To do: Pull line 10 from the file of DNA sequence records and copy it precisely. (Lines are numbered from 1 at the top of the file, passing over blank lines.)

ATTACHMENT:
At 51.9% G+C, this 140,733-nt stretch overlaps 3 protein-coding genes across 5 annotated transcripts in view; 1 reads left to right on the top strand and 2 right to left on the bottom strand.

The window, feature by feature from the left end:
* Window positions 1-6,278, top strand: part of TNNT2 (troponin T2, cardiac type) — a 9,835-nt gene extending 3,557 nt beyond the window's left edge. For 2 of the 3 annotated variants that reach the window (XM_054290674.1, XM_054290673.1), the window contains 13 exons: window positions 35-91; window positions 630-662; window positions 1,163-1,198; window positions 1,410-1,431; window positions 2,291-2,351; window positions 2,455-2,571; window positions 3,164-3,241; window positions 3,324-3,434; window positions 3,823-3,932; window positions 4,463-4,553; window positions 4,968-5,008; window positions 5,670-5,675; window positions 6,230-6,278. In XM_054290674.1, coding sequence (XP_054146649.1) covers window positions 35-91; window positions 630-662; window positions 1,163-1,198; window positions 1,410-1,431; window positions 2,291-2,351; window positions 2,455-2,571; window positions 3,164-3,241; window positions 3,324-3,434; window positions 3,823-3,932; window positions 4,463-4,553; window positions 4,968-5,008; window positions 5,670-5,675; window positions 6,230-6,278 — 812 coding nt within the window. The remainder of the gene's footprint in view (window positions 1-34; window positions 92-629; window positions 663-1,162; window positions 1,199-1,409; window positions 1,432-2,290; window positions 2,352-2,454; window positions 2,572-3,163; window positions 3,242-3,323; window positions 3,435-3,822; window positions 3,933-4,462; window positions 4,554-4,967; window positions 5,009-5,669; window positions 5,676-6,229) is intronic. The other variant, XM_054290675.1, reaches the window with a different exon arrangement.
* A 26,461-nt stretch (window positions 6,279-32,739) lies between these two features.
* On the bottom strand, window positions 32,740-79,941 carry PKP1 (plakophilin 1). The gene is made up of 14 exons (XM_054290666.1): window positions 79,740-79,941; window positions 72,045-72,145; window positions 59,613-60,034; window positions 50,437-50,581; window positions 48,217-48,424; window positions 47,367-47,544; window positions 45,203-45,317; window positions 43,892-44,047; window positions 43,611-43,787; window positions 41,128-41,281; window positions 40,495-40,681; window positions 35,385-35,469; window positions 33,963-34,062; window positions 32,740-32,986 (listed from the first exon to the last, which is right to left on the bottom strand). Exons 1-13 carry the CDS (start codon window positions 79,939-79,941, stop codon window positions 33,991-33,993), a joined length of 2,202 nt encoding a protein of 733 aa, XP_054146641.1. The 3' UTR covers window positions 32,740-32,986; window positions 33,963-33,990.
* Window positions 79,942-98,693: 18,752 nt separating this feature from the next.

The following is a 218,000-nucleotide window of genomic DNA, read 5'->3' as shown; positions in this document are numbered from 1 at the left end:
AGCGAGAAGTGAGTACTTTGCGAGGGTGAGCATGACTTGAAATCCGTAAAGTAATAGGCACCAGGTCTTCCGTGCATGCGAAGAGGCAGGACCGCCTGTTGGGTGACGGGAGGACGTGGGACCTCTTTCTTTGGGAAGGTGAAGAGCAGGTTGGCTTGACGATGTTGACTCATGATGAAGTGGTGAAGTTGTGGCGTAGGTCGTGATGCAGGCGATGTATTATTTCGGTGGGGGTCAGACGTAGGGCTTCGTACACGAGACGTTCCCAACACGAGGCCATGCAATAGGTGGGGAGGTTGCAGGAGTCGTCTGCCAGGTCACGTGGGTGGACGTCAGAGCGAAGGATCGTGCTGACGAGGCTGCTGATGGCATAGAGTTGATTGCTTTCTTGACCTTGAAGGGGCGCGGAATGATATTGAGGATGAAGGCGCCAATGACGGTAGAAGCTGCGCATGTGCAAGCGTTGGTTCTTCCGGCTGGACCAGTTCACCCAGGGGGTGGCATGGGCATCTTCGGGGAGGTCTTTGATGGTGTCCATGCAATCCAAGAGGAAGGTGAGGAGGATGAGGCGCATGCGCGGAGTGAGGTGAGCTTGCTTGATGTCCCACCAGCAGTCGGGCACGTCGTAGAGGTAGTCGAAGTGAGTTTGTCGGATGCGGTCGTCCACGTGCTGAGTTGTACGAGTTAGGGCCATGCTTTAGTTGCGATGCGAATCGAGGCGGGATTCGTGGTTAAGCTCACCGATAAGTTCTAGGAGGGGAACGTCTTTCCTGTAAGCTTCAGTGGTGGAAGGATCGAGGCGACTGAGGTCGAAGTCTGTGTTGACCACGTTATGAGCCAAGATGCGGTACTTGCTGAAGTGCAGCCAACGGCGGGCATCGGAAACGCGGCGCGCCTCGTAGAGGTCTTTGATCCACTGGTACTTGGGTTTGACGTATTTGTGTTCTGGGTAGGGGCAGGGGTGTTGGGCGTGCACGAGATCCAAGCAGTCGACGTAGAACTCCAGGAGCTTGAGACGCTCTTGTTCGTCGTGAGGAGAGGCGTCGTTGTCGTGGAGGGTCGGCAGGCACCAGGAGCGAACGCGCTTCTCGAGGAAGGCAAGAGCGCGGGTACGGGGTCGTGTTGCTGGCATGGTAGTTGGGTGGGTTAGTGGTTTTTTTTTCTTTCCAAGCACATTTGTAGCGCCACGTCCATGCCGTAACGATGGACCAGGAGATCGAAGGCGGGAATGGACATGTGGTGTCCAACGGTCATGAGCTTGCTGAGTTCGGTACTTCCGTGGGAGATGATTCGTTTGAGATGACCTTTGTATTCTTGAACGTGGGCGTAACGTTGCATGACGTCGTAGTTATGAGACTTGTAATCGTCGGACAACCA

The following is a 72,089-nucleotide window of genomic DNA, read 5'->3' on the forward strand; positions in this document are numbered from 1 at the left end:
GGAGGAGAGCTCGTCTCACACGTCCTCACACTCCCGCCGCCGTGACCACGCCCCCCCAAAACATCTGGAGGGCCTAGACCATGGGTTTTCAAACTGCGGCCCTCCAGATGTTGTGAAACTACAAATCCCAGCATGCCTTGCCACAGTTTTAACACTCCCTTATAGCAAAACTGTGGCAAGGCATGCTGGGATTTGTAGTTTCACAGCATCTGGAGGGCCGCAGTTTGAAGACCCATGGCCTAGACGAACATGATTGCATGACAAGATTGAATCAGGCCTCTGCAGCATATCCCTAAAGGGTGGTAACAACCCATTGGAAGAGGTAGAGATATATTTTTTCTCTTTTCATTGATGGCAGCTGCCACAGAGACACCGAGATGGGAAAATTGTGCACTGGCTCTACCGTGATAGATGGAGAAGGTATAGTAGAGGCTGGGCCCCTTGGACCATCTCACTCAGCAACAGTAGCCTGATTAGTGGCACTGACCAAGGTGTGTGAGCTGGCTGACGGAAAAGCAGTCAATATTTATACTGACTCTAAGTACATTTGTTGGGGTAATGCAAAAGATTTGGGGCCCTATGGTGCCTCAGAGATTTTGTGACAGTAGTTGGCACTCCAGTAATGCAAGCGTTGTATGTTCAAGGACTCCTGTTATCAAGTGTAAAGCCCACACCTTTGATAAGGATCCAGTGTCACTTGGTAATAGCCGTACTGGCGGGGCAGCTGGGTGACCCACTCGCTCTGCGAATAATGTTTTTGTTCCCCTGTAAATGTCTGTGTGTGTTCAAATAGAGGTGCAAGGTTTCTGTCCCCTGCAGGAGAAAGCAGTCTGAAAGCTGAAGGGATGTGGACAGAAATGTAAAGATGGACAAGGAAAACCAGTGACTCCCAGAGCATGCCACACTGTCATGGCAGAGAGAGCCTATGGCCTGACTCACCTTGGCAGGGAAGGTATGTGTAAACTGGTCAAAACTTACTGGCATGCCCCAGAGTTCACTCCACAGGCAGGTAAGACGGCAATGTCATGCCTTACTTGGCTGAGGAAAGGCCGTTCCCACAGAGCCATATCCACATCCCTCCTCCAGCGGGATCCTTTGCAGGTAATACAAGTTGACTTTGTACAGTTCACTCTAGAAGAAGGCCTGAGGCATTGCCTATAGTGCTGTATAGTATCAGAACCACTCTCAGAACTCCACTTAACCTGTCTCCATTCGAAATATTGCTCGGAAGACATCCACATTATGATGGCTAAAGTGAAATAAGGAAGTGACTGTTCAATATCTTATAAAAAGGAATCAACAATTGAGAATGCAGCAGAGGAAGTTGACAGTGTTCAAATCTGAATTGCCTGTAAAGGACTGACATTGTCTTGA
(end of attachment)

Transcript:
GGAGGAGAGCTCGTCTCACACGTCCTCACACTCCCGCCGCCGTGACCACGCCCCCCCAAAACATCTGGAGGGCCTAGACCATGGGTTTTCAAACTGCGGCCCTCCAGATGTTGTGAAACTACAAATCCCAGCATGCCTTGCCACAGTTTTAACACTCCCTTATAGCAAAACTGTGGCAAGGCATGCTGGGATTTGTAGTTTCACAGCATCTGGAGGGCCGCAGTTTGAAGACCCATGGCCTAGACGAACATGATTGCATGACAAGATTGAATCAGGCCTCTGCAGCATATCCCTAAAGGGTGGTAACAACCCATTGGAAGAGGTAGAGATATATTTTTTCTCTTTTCATTGATGGCAGCTGCCACAGAGACACCGAGATGGGAAAATTGTGCACTGGCTCTACCGTGATAGATGGAGAAGGTATAGTAGAGGCTGGGCCCCTTGGACCATCTCACTCAGCAACAGTAGCCTGATTAGTGGCACTGACCAAGGTGTGTGAGCTGGCTGACGGAAAAGCAGTCAATATTTATACTGACTCTAAGTACATTTGTTGGGGTAATGCAAAAGATTTGGGGCCCTATGGTGCCTCAGAGATTTTGTGACAGTAGTTGGCACTCCAGTAATGCAAGCGTTGTATGTTCAAGGACTCCTGTTATCAAGTGTAAAGCCCACACCTTTGATAAGGATCCAGTGTCACTTGGTAATAGCCGTACTGGCGGGGCAGCTGGGTGACCCACTCGCTCTGCGAATAATGTTTTTGTTCCCCTGTAAATGTCTGTGTGTGTTCAAATAGAGGTGCAAGGTTTCTGTCCCCTGCAGGAGAAAGCAGTCTGAAAGCTGAAGGGATGTGGACAGAAATGTAAAGATGGACAAGGAAAACCAGTGACTCCCAGAGCATGCCACACTGTCATGGCAGAGAGAGCCTATGGCCTGACTCACCTTGGCAGGGAAGGTATGTGTAAACTGGTCAAAACTTACTGGCATGCCCCAGAGTTCACTCCACAGGCAGGTAAGACGGCAATGTCATGCCTTACTTGGCTGAGGAAAGGCCGTTCCCACAGAGCCATATCCACATCCCTCCTCCAGCGGGATCCTTTGCAGGTAATACAAGTTGACTTTGTACAGTTCACTCTAGAAGAAGGCCTGAGGCATTGCCTATAGTGCTGTATAGTATCAGAACCACTCTCAGAACTCCACTTAACCTGTCTCCATTCGAAATATTGCTCGGAAGACATCCACATTATGATGGCTAAAGTGAAATAAGGAAGTGACTGTTCAATATCTTATAAAAAGGAATCAACAATTGAGAATGCAGCAGAGGAAGTTGACAGTGTTCAAATCTGAATTGCCTGTAAAGGACTGACATTGTCTTGA